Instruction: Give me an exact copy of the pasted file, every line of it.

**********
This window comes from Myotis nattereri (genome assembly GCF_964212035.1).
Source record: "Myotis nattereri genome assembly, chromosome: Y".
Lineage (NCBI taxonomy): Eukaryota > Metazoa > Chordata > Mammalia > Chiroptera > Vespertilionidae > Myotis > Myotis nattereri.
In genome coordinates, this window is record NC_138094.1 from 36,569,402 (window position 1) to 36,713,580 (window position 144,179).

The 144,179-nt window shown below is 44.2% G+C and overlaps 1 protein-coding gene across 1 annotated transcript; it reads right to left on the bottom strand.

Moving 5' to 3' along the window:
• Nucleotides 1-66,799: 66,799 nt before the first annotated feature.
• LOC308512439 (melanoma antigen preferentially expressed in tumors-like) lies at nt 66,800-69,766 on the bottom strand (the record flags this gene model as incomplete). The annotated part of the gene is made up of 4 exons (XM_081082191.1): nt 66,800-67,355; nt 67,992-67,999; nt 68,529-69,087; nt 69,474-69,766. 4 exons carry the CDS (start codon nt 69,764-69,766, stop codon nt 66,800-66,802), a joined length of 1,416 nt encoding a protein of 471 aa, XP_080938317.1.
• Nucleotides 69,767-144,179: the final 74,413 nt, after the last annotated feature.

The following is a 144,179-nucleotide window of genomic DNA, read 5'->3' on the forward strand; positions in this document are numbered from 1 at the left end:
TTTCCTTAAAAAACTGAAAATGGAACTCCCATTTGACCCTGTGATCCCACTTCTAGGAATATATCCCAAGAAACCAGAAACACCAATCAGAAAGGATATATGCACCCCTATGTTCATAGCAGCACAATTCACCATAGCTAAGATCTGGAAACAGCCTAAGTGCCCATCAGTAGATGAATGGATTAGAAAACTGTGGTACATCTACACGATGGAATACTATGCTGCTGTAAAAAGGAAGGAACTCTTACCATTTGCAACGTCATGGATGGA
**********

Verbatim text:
This window comes from Myotis nattereri (genome assembly GCF_964212035.1).
Source record: "Myotis nattereri genome assembly, chromosome: Y".
Lineage (NCBI taxonomy): Eukaryota > Metazoa > Chordata > Mammalia > Chiroptera > Vespertilionidae > Myotis > Myotis nattereri.
In genome coordinates, this window is record NC_138094.1 from 36,569,402 (window position 1) to 36,713,580 (window position 144,179).

The 144,179-nt window shown below is 44.2% G+C and overlaps 1 protein-coding gene across 1 annotated transcript; it reads right to left on the bottom strand.

Moving 5' to 3' along the window:
• Nucleotides 1-66,799: 66,799 nt before the first annotated feature.
• LOC308512439 (melanoma antigen preferentially expressed in tumors-like) lies at nt 66,800-69,766 on the bottom strand (the record flags this gene model as incomplete). The annotated part of the gene is made up of 4 exons (XM_081082191.1): nt 66,800-67,355; nt 67,992-67,999; nt 68,529-69,087; nt 69,474-69,766. 4 exons carry the CDS (start codon nt 69,764-69,766, stop codon nt 66,800-66,802), a joined length of 1,416 nt encoding a protein of 471 aa, XP_080938317.1.
• Nucleotides 69,767-144,179: the final 74,413 nt, after the last annotated feature.

The following is a 144,179-nucleotide window of genomic DNA, read 5'->3' on the forward strand; positions in this document are numbered from 1 at the left end:
TTTCCTTAAAAAACTGAAAATGGAACTCCCATTTGACCCTGTGATCCCACTTCTAGGAATATATCCCAAGAAACCAGAAACACCAATCAGAAAGGATATATGCACCCCTATGTTCATAGCAGCACAATTCACCATAGCTAAGATCTGGAAACAGCCTAAGTGCCCATCAGTAGATGAATGGATTAGAAAACTGTGGTACATCTACACGATGGAATACTATGCTGCTGTAAAAAGGAAGGAACTCTTACCATTTGCAACGTCATGGATGGA